A bata carver in Havana.

If there is only one place besides Havana you must visit, let it be Matanzas, birthplace of rumba. A bus to Matanzas is an easy two-hour ride from Havana. Groups like Afro Cuba de Matanzas and Los Munequitos de Matanzas exemplify the style and should be in the archives of any serious drummer studying rumba. Matanzas is also the home to many prominent bata players as well as Santeria and Palo priests, musicians, and initiates.

It’s a beautiful city with cobblestone streets, brightly painted houses, and bustling markets. While Matanzas doesn’t have the tourism structure and big hotels of Havana, there are many private homes called Casa Particulares that are licensed to host foreigners and usually cost just $25 a night. It’s a small enough town that if you let your cab driver or host let you know you want to see drums, they’re probably just a few calls away from finding you jaw-dropping music and dance.

On my first trip to Matanzas, within hours of arriving we’d been invited by Francisco “Menini” Zamora (leader of Grupo Afro Cuba de Matanzas) to a tambor or Santería ceremony where we watched as bata drummers wove a tapestry of rhythms that induced trance and brought out multiple personalities in some participants. The following day we met with the late Afro Cuban percussionist Daniel Alfonso Herrera, who as luck would have it was just putting the finishing touches on his book/DVD on bata drumming, El Lenguaje del Tambor.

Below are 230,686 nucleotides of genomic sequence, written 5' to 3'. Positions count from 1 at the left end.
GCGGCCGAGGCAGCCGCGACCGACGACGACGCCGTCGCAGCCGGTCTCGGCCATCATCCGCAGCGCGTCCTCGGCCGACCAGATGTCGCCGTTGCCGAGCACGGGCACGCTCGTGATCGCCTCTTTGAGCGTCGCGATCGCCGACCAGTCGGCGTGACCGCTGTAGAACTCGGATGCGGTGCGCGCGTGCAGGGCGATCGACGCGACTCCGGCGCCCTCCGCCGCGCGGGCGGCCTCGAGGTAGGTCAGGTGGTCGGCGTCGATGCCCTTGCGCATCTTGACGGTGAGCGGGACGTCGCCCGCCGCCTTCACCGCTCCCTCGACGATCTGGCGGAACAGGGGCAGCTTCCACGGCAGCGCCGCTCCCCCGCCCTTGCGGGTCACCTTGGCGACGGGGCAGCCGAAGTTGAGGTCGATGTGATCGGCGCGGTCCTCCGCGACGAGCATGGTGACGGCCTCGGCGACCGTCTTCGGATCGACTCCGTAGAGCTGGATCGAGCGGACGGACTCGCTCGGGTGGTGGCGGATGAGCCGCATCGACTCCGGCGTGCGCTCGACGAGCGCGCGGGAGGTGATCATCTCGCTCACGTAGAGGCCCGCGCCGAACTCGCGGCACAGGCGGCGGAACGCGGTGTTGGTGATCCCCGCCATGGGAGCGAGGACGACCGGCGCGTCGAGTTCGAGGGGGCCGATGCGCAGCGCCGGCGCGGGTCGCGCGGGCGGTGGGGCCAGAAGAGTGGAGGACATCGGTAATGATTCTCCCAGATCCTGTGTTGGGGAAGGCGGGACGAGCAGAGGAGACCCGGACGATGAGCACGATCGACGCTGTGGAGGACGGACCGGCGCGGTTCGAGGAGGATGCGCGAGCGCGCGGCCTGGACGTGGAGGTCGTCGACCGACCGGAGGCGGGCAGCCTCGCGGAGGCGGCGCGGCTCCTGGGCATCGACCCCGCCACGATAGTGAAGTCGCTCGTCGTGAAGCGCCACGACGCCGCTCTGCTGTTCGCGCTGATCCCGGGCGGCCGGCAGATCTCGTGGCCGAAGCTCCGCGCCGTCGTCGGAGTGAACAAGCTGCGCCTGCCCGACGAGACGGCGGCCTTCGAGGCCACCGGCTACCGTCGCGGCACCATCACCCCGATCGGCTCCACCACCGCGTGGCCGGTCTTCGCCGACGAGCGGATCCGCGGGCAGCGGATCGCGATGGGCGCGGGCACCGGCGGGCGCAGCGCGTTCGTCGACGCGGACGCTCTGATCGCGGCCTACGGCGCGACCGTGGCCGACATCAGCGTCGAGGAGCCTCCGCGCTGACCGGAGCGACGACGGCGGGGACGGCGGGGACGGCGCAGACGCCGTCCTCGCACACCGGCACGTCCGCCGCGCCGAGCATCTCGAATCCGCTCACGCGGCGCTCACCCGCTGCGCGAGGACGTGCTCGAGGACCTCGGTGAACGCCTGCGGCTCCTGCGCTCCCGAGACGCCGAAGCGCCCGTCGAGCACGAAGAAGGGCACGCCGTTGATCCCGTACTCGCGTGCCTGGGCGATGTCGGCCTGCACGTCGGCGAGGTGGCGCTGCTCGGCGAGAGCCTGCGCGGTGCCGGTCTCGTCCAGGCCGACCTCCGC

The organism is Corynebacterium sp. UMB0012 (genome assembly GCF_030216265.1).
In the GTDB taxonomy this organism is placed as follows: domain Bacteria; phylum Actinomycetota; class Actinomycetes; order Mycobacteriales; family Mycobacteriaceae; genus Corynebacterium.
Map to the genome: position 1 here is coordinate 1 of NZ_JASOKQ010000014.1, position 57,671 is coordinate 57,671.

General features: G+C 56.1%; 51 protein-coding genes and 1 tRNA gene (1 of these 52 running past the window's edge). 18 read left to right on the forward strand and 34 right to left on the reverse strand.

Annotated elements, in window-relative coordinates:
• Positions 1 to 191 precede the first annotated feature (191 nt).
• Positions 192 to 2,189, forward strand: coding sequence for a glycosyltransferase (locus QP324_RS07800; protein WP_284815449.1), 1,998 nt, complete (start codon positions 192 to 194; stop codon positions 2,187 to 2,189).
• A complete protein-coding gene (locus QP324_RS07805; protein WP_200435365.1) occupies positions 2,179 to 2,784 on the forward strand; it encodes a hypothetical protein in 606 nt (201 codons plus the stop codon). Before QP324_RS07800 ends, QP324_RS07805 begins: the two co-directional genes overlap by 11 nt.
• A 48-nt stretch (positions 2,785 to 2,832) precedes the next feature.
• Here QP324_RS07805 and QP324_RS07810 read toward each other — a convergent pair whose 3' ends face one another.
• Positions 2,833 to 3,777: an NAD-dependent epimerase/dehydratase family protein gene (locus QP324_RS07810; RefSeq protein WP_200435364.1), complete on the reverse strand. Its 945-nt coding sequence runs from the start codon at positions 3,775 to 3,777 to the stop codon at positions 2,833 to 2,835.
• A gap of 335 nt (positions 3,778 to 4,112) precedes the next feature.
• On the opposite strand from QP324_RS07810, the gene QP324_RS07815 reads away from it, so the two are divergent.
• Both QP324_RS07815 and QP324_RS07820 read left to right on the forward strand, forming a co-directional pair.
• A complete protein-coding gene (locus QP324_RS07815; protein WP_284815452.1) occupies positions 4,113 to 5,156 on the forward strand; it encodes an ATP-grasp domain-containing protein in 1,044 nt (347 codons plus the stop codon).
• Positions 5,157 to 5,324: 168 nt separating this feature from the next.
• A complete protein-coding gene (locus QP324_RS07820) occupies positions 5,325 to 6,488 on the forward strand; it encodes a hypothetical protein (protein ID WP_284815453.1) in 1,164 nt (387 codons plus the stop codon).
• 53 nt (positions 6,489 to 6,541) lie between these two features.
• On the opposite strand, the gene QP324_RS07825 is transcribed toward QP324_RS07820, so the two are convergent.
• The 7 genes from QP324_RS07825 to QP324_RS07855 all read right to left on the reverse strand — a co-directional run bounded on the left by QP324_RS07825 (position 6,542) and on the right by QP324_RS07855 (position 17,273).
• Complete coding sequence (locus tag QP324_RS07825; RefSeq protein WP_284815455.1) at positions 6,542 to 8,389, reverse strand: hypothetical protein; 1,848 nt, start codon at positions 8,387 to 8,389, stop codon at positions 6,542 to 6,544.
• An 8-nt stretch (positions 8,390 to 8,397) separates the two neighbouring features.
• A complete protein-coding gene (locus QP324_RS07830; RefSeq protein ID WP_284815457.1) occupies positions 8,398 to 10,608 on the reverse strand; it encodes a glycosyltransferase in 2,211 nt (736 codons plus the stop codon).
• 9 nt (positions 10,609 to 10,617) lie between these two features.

Cuban tumbadoras.

Congas are all around, only don’t ask for them by that name or people won’t know what you’re talking about. What we call congas in the States, Cubans call tumbadoras, and a conga player or conguero is referred to as a tumbador on this island. There isn’t much standardization in their sizes or shape. Every conga I saw in Matanzas seemed almost unique, some straight-sided, some with coopered bands, and in sizes ranging from scrawny 9" quintos to 14" tumbas sporting bellies bigger than the Family Guy. The middle drum, which we generally know as the conga, is known here by one of many other names including segundo, salidor, or tres-dos.